Ankle Brachial Index ABI Test | USA Vascular Centers

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What is an ABI Test?

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One of the most common ways to diagnose peripheral artery disease (PAD) and help measure vascular health is with an ankle brachial index (ABI) test. If you’re wondering what an ankle brachial index test is, it’s a test that measures the blood flow in your arms and legs. 

The blood pressure in your ankle is divided by the blood pressure in your arm to get your ankle brachial index. 

A low ankle-brachial index number can indicate that there is a blockage in an artery, preventing the proper nutrients from reaching the rest of your body. A low ABI test number also tells the doctor that your risk of circulatory issues has increased, and that you should be monitored more regularly. This doesn’t mean your arteries are completely blocked, but there is evidence of narrowing, which needs to be treated in order to avoid any future health conditions. Your legs need open arteries so that blood can flow freely, transporting nutrients and oxygen to your limbs.

If you suspect that you need an ABI test, we offer this quick, minimally invasive procedure at USA Vascular Centers.



How is an Ankle Brachial Index Test Done?

On the day of your ABI test, you’ll want to avoid drinking caffeine or exercising less than an hour beforehand. Wear loose-fitting, comfortable clothing that’s easy to relax in. Your doctor will have you lie on your back for 10 minutes before the test begins. 

Using a handheld Doppler, a device that uses sound waves to estimate the speed of blood flow through your vascular system, as well as a blood pressure cuff, your doctor will calculate the systolic blood pressure in your upper arm. Your systolic blood pressure measures the force your heart applies to the walls of your arteries with every beat. 

Your doctor will place the Doppler over the brachial artery and inflate and deflate the cuff, similar to a regular blood pressure test. They will take the numbers down and record what comes up on their monitor. Your doctor will measure the waveforms your pressure makes on the Doppler screen. Your doctor will then take your pulse at various intervals, most likely between each reading.  

This process will be repeated on your other arm, and then on both ankles to measure the blood pressure and flow in the major arteries of the foot. 

ABI Test Results

After measuring the systolic pressure in your arm and ankle, the doctor will divide the number from your ankle by the number from your arm. 

The resulting number is your ankle brachial index. Here’s what the numbers mean: 

  • Above 1.4: Suggests calcification and hardening
  • 1.0 – 1.4: Normal
  • 0.9 – 1.0: Borderline
  • 0.8 – 0.9: Some arterial disease
  • 0.5 – 0.8: Moderate arterial disease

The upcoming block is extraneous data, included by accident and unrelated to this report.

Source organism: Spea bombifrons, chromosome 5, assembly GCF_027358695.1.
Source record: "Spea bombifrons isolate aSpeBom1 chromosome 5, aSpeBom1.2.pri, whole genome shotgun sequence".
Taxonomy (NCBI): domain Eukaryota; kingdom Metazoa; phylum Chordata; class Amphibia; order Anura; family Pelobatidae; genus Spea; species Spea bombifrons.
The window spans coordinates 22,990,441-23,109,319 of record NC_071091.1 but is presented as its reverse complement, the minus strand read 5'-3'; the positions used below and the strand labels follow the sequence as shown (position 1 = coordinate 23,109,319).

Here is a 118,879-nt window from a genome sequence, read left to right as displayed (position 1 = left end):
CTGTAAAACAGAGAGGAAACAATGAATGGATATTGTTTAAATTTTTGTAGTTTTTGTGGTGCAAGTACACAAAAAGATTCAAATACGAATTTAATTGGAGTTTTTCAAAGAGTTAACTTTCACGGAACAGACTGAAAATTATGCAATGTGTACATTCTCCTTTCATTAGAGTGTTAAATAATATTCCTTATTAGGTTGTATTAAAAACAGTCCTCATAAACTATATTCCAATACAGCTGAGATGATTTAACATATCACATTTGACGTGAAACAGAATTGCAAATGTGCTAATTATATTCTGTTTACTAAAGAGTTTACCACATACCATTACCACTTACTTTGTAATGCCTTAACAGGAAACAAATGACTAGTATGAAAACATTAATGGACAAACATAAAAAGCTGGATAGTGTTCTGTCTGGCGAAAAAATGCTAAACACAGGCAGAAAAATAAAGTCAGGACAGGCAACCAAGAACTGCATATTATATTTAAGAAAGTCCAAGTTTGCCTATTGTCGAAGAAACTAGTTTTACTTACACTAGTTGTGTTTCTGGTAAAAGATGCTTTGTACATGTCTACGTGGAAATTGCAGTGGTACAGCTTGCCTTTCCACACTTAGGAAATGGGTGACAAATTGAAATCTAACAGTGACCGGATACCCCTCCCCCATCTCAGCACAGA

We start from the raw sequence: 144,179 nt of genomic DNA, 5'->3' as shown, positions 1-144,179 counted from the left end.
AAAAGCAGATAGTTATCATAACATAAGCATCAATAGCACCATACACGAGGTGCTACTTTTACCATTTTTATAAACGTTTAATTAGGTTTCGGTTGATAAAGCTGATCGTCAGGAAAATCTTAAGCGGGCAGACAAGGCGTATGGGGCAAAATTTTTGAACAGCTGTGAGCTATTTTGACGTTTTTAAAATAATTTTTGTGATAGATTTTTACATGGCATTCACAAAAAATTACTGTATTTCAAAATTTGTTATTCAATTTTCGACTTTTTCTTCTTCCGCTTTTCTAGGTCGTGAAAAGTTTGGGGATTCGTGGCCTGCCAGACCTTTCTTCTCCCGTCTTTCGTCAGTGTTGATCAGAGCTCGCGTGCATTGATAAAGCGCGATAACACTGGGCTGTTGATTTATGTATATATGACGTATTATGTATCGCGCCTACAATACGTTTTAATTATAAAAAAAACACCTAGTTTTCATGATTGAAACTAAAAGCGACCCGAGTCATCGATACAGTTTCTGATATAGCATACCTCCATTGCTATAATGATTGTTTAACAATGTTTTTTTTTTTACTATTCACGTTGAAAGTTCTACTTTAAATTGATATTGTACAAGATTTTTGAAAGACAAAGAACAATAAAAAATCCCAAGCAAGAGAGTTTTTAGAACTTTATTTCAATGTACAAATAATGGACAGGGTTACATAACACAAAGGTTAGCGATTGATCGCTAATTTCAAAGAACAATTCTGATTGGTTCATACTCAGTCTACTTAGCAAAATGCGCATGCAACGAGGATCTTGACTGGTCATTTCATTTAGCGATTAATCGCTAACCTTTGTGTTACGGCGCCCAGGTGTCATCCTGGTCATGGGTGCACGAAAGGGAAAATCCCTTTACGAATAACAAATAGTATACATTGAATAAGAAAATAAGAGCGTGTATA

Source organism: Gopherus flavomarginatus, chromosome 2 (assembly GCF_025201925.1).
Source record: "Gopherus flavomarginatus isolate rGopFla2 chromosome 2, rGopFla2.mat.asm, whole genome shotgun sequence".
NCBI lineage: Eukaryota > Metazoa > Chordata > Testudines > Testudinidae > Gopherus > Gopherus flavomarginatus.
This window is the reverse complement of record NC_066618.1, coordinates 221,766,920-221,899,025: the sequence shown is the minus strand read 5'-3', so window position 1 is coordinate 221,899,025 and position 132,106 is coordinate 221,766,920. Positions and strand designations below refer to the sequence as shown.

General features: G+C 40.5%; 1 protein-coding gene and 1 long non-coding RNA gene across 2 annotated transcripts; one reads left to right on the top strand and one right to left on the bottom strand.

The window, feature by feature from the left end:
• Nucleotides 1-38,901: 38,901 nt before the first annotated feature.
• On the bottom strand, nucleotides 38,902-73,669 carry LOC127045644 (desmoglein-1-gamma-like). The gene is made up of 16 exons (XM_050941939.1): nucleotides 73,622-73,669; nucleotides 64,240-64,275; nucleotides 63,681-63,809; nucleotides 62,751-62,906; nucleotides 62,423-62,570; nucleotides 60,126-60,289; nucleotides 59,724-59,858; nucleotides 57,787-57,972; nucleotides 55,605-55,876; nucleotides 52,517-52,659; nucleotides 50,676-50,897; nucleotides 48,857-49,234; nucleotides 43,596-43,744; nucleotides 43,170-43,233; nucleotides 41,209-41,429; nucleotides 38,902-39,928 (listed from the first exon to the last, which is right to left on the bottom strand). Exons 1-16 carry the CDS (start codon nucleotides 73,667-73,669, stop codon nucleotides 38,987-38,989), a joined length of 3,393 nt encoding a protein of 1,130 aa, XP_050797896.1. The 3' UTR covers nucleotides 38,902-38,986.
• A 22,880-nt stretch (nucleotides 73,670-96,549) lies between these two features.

• Less than 0.5: Severe arterial disease

If your ankle brachial index is above 1.4 or between 0.9 and 0.5 or lower, your doctor may recommend treatment. Numbers above 1.4 indicate that you may need a toe brachial index test, or TBI, to get the most accurate diagnosis.

Next Steps After Ankle Brachial Index Test

Depending on the ABI test results, your vascular specialist may guide you toward making important lifestyle changes, such as modifying your diet, starting an exercise routine, or quitting smoking.

They may also prescribe medication to help lower your blood pressure or cholesterol, prevent blood clots from developing, or help manage diabetes.

An angioplasty may be needed to help determine whether any arteries are narrowed, signaling atherosclerosis as a result of plaque buildup, which is a major symptom of PAD.

If you do have PAD, your doctor may recommend a minimally invasive treatment to help ease the symptoms of PAD. Our specialists at USA Vascular offer minimally invasive procedures to help treat peripheral artery disease, including: 

  • Angioplasty, a treatment that involves inserting a balloon-tipped catheter into your blood vessels before inflating the balloon to open narrowed arteries.
  • Stent placement, wherein your specialist places a mesh stent inside the narrowed blood vessel to help it stay open.
  • Atherectomy, a procedure in which your doctor removes the plaque in affected blood vessels.

Schedule an Appointment with USA Vascular Centers

If you wish to get an ABI test or have already received results from a test and need to speak with a vascular specialist, our trusted experts at USA Vascular Centers can help. Schedule a consultation with one of our vascular specialists online or call us at 888-773-2193 today.



Medically Reviewed by:

Dr. Aaron Shiloh, M.D., FSIR

Dr. Aaron Shiloh is a board-certified interventional radiologist with decades of experience performing minimally invasive treatment for PAD and other vascular conditions. Dr. Shiloh was awarded a fellowship from the Society of Interventional Radiology, a prestigious distinction that only the top 10% of doctors in his field have earned.

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